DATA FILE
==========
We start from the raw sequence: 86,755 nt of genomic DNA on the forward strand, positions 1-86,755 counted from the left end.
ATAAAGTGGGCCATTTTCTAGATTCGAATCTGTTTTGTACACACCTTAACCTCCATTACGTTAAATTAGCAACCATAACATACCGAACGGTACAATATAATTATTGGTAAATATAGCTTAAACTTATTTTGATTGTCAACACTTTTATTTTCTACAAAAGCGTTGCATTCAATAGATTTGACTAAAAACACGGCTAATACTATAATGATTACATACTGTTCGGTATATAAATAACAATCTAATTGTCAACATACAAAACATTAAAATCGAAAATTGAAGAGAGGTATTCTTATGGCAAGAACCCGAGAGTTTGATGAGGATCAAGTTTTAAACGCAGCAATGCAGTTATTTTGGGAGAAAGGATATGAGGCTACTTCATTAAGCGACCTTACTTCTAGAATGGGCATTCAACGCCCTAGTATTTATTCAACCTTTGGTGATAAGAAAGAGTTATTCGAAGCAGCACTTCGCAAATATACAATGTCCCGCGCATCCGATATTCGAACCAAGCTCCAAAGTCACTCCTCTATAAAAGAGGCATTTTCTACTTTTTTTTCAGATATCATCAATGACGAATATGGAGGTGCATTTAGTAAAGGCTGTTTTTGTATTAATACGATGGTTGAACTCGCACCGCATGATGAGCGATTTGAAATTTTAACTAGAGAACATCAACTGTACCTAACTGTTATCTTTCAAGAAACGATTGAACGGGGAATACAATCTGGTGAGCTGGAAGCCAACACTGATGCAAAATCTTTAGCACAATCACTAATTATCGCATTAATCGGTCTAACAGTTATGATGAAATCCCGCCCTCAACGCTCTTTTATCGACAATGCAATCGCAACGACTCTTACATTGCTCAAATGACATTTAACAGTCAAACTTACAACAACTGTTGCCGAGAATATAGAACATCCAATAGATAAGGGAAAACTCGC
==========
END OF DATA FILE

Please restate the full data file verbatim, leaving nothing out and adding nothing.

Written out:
We start from the raw sequence: 86,755 nt of genomic DNA on the forward strand, positions 1-86,755 counted from the left end.
ATAAAGTGGGCCATTTTCTAGATTCGAATCTGTTTTGTACACACCTTAACCTCCATTACGTTAAATTAGCAACCATAACATACCGAACGGTACAATATAATTATTGGTAAATATAGCTTAAACTTATTTTGATTGTCAACACTTTTATTTTCTACAAAAGCGTTGCATTCAATAGATTTGACTAAAAACACGGCTAATACTATAATGATTACATACTGTTCGGTATATAAATAACAATCTAATTGTCAACATACAAAACATTAAAATCGAAAATTGAAGAGAGGTATTCTTATGGCAAGAACCCGAGAGTTTGATGAGGATCAAGTTTTAAACGCAGCAATGCAGTTATTTTGGGAGAAAGGATATGAGGCTACTTCATTAAGCGACCTTACTTCTAGAATGGGCATTCAACGCCCTAGTATTTATTCAACCTTTGGTGATAAGAAAGAGTTATTCGAAGCAGCACTTCGCAAATATACAATGTCCCGCGCATCCGATATTCGAACCAAGCTCCAAAGTCACTCCTCTATAAAAGAGGCATTTTCTACTTTTTTTTCAGATATCATCAATGACGAATATGGAGGTGCATTTAGTAAAGGCTGTTTTTGTATTAATACGATGGTTGAACTCGCACCGCATGATGAGCGATTTGAAATTTTAACTAGAGAACATCAACTGTACCTAACTGTTATCTTTCAAGAAACGATTGAACGGGGAATACAATCTGGTGAGCTGGAAGCCAACACTGATGCAAAATCTTTAGCACAATCACTAATTATCGCATTAATCGGTCTAACAGTTATGATGAAATCCCGCCCTCAACGCTCTTTTATCGACAATGCAATCGCAACGACTCTTACATTGCTCAAATGACATTTAACAGTCAAACTTACAACAACTGTTGCCGAGAATATAGAACATCCAATAGATAAGGGAAAACTCGC